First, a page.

The fees by the TLC police, it’s the number one issue for cab drivers. You see, most cab drivers don’t own the taxis that they drive. The medallion debt crisis has been very painful, but most cab drivers don’t own medallions. So it affects a far larger group of people than the medallion crisis. Cab drivers have to not only deal with the NYPD, who also issue tickets for some of the same violations; they also have to do with the TLC police.

Is the New York Taxi and Limousine Police aware of the issue?

Essentially, they are saying we’re not going to sacrifice public safety. In their mind, this is all about public safety, keeping the roads safer. So to keep the roads safer, they have to regulate the cab drivers excessively. In reality, if it was all about public safety, and there are fewer cars on the roads, how could you be issuing more fines?

What do you want the major takeaway to be for readers? 

There has to be a major TLC reform. Some cab drivers are arguing for the abolishment of TLC police. I don’t know if that’s the solution, but that’s one argument some cab drivers make. Others are calling for capping the fines based on income the drivers actually make. Some of the fines are doubled or tripled for traffic violations. Some suggest consolidating some of these excessive rules and excessive fines as part of the most important and most dangerous road violations.

Read the piece on Documented here.

STORIES WE ARE FOLLOWING 

New York

Immigrant home care workers can sue their bosses, court says: The decision comes several months after 1199SEIU announced an industry-wide $30 million arbitration settlement between the union and over 40 home care agencies. — Documented

As migrants leave tent shelter, Adams defends his strategy: Mayor Eric Adams said opening and closing the center within a space of a month was an “example of good planning.” Advocates disagree. — New York Times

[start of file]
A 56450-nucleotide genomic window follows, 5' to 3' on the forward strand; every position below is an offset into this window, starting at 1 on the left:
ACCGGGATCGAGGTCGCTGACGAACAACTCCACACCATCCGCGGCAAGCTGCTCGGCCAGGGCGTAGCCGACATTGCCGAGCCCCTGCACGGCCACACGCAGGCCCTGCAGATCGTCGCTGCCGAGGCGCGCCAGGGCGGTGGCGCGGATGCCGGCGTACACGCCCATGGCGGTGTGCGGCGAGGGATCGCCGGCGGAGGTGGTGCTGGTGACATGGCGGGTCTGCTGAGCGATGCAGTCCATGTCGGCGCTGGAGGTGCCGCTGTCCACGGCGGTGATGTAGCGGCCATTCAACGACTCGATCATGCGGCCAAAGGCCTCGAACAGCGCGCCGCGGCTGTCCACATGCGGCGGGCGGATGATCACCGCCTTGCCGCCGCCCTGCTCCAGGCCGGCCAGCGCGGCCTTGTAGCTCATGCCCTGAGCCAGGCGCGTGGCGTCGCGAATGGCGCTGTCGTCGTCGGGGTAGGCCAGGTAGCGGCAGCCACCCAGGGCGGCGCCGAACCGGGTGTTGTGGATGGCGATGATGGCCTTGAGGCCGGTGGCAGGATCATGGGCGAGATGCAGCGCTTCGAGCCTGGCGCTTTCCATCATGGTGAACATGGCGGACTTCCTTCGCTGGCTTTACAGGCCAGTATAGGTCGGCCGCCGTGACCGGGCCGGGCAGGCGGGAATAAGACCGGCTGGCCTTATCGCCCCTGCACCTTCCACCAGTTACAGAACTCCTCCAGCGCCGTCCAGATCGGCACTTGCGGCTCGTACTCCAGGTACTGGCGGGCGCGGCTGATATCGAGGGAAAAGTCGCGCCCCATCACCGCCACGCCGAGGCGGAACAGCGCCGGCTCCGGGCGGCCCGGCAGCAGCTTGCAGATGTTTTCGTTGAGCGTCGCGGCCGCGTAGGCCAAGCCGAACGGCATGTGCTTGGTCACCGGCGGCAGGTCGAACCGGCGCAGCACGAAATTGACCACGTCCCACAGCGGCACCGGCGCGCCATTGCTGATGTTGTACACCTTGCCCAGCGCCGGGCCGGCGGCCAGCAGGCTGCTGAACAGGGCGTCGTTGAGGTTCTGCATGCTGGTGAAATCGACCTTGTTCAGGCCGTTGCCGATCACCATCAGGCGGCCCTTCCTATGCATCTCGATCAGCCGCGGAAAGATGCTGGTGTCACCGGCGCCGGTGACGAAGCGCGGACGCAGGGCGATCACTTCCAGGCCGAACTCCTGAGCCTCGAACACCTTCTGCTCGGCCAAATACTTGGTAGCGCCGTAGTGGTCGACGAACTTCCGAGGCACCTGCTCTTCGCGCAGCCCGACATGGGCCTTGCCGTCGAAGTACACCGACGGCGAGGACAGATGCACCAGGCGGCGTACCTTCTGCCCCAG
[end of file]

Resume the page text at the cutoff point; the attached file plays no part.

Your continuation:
Around the U.S. 

Around 30 people seeking asylum, including children, were bused to Philly by Texas Gov. Abbott: Philadelphia city officials said they didn’t know how Texas officials convinced the people to board in Del Rio, Texas. — Philadelphia Inquirer

Child hospitalized after traveling aboard Texas migrant bus to Philadelphia: A 10-year-old girl was taken to the Children’s Hospital of Philadelphia for dehydration and a high fever, according to Democratic City Council member Helen Gym. — Reuters

Washington D.C.

Judge grants DOJ request to delay end of Title 42 immigration policy: The Department of Justice filed a stay motion on Tuesday requesting a five-week delay before ending the use of the Title 42 expulsion policy. — Axios

Democrat wants Congress to make DACA permanent during lame-duck session: U.S. Rep. Joaquin Castro called on Texas’ Republican senators to “make good” on claims they’ve made about supporting relief for DACA recipients. — Texas Tribune

Senate report investigates “aggressive and unethical” treatment of female migrants: Officials didn’t address years-long allegations that women faced unnecessary gynecological procedures until after the whistleblower came forward, the report said. — The Washington Post

SEE MORE STORIES